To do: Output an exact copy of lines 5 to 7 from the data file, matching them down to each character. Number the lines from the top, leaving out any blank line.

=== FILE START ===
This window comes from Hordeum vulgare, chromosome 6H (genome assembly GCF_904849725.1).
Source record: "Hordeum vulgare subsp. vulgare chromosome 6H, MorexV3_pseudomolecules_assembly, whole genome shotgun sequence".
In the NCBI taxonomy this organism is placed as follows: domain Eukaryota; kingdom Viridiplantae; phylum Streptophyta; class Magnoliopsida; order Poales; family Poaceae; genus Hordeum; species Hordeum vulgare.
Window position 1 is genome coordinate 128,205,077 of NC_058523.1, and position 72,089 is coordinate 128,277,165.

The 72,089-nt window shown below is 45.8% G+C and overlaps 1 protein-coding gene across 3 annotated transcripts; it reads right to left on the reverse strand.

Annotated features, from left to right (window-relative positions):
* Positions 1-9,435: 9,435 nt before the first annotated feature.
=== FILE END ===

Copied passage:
The 72,089-nt window shown below is 45.8% G+C and overlaps 1 protein-coding gene across 3 annotated transcripts; it reads right to left on the reverse strand.

Annotated features, from left to right (window-relative positions):
* Positions 1-9,435: 9,435 nt before the first annotated feature.